When Michelle Kwan left the Winter Olympics with an injured groin, I thought of Dan Marino. The legendary Dolphins quarterback retired in 1999 with countless NFL records. But any conversation about Marino starts and ends with the fact that he never won a Super Bowl. Despite all those big numbers, he’ll always be perceived as a loser.
Thank God Michelle Kwan doesn’t play football. Her professional accomplishments are without peer: She has five world championships, nine U.S. titles, and has even appeared on The Simpsons. But those numbers are like gaudy passing-yardage totals: completely meaningless without the big prize. For all her successes, Kwan has failed to win gold in the only figure-skating event the world even pretends to care about. She is still beloved by her fans and regarded by skating experts as perhaps the most talented American skater ever. It is difficult to find anyone to speak an ill word of her. Which is impressive, considering that if she competed in any other sport, she’d be known for what she is: a gigantic choker.
Her first gag job came in Nagano in 1998. After winning both the world’s and U.S. championships, she came to Japan expecting a coronation. But from the beginning, Kwan, then 17, had problems with her nerves. Where challenger Tara Lipinski charmed her fellow competitors by prancing around the Olympic Village, Kwan brooded in her room. After taking the lead in the short program, Kwan skated a safe, conservative program that implied the gold medal was a foregone conclusion. Her scores were just good enough until Lipinski dazzled the judges and spectators with everything Kwan lacked: risk, energy, and, most of all, joy. “It seemed like I was in my own little world. I didn’t open up; I didn’t really let go,” Kwan said after taking home the silver.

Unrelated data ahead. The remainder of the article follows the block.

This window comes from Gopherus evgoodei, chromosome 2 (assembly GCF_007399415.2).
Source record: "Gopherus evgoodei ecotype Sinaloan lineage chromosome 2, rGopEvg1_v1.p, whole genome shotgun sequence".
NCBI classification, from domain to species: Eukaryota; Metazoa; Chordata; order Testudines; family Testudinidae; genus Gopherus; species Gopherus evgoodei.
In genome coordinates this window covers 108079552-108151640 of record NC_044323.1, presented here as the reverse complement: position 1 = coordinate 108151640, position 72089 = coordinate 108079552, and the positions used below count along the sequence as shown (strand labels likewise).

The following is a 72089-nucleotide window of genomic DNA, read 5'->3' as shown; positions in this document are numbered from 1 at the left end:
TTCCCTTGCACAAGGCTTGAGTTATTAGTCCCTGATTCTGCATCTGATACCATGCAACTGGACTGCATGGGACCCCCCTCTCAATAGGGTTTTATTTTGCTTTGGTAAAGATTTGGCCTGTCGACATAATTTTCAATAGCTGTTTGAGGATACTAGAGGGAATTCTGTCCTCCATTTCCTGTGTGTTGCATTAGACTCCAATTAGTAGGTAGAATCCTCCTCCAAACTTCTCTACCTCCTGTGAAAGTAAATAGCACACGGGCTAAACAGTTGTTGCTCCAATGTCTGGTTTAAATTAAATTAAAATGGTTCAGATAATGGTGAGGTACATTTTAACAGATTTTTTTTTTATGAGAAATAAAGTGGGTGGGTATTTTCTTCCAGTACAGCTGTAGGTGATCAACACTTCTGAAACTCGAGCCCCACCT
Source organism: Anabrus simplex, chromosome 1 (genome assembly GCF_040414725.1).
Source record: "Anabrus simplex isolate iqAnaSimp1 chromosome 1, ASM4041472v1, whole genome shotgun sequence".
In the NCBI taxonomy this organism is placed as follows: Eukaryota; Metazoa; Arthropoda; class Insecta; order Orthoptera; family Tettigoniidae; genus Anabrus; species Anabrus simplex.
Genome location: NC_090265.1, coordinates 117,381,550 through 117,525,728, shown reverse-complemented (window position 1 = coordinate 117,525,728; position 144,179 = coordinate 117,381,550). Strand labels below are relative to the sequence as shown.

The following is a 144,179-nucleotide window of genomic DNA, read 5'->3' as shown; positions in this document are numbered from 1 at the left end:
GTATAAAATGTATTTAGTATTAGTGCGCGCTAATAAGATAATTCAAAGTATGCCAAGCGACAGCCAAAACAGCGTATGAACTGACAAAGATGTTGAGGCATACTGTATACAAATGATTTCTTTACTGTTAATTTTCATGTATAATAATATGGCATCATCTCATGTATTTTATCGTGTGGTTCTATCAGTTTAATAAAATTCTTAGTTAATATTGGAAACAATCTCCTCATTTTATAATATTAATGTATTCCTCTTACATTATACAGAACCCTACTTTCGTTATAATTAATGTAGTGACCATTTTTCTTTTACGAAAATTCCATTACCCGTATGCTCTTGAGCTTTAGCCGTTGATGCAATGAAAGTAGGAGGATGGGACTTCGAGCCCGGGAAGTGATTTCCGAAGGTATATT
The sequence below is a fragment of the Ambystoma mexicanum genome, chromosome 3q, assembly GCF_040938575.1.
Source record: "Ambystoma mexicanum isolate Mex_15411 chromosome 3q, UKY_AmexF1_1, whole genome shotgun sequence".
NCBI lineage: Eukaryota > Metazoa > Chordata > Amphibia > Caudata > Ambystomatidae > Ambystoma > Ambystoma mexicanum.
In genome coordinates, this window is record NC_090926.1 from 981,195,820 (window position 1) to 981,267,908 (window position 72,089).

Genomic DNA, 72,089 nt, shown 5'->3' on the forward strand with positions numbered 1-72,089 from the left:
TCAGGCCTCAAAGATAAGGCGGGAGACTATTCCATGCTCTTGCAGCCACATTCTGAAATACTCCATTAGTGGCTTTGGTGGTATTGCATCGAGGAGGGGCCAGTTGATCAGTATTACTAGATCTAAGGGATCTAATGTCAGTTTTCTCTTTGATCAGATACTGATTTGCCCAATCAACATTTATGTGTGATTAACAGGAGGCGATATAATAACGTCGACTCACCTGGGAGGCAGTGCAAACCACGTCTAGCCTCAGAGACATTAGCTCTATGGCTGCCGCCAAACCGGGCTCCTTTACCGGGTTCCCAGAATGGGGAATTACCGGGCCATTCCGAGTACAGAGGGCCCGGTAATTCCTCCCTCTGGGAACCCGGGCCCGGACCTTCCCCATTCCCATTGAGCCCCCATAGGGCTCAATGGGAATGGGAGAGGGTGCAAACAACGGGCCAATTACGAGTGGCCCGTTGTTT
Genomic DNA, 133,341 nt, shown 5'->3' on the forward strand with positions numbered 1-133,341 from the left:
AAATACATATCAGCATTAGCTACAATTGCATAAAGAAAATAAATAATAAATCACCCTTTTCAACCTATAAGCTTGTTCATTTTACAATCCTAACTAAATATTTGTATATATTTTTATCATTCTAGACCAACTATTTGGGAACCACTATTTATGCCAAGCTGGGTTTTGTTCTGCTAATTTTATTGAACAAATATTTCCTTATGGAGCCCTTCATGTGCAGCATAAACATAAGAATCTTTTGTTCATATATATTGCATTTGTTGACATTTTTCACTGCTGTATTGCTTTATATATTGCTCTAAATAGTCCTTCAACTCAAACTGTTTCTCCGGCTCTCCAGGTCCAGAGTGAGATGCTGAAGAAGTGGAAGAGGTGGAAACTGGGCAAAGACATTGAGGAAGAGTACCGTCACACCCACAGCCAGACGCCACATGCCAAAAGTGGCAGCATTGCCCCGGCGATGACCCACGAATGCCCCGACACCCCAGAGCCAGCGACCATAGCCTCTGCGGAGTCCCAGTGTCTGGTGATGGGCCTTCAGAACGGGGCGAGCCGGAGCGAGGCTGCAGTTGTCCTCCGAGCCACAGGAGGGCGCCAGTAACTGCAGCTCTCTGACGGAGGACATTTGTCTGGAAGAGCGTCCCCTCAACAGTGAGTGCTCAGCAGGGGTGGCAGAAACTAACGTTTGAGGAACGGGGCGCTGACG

It got worse in Salt Lake City. After firing both her choreographer and her coach a year before the Olympics, Kwan came into the Games heavily favored; in a sport where reputation is so important, it seemed like the judges were begging her to win. And she collapsed again. This time it wasn’t a matter of being too cautious; it was a matter of falling down. (Sarah Hughes’ blissful performance didn’t help either.) For the second straight time, the sport’s most talented, revered skater came to the Games with everything in her favor … and left without the gold medal.
So, why isn’t Michelle Kwan known as Peyton Manning, Scott Norwood, and Grady Little rolled into one? For one thing, we root for individual athletes differently than we root for teams. The only fans Michelle Kwan has really let down with her Olympic losses are hardcore Michelle Kwan fans … and those people are the freakish exceptions. For the rest of us, Kwan’s collapses were cushioned by the fact that the winners, Lipinski and Hughes, were both apple-cheeked Americans. Who really cares who won? They’re still from the good old USA!
There’s also the fact that Kwan is a figure skater. For all the talk of her legendary “competitive spirit” and her desire to become “the Michael Jordan of my sport,” she is an athlete in a sport that rewards victory but does not punish defeat. This has something to do with skating’s primarily female fan base, generally a more forgiving lot than your average bunch of NFL fans. Also, like everything else in the Olympics, we only care about skating once every four years. Sure, that puts a lot of pressure on athletes like Kwan, who have, at most, three chances to succeed per lifetime. But it also means that her failures inspire sympathy rather than ridicule. For years, speed-skater Dan Jansen repeatedly missed out on gold when he was heavily favored. Once he finally won, it was as if none of the failures ever happened.
The Olympics, unlike every other sport, are set up only for positive stories. (Blood doping excluded, of course.) Jansen’s career was nothing but losses … until he finally won. Immediately, those “losses” were transformed into “preparation for victory.”
Kwan’s injured groin will make her a winner, too. If she had actually competed in Turin—injury or no—Kwan had little chance of winning. Most likely she would have come across as slightly pathetic, an athlete past her prime, trying desperately to keep up with women half her age. Instead, she goes out as a semitragic story, an athlete denied her final opportunity at gold. A depressing storyline is transformed into an uplifting one, preferably one shot in soft focus and with roses being tossed in from just off-frame. Welcome to the Olympics, where there are no losers, only heroes.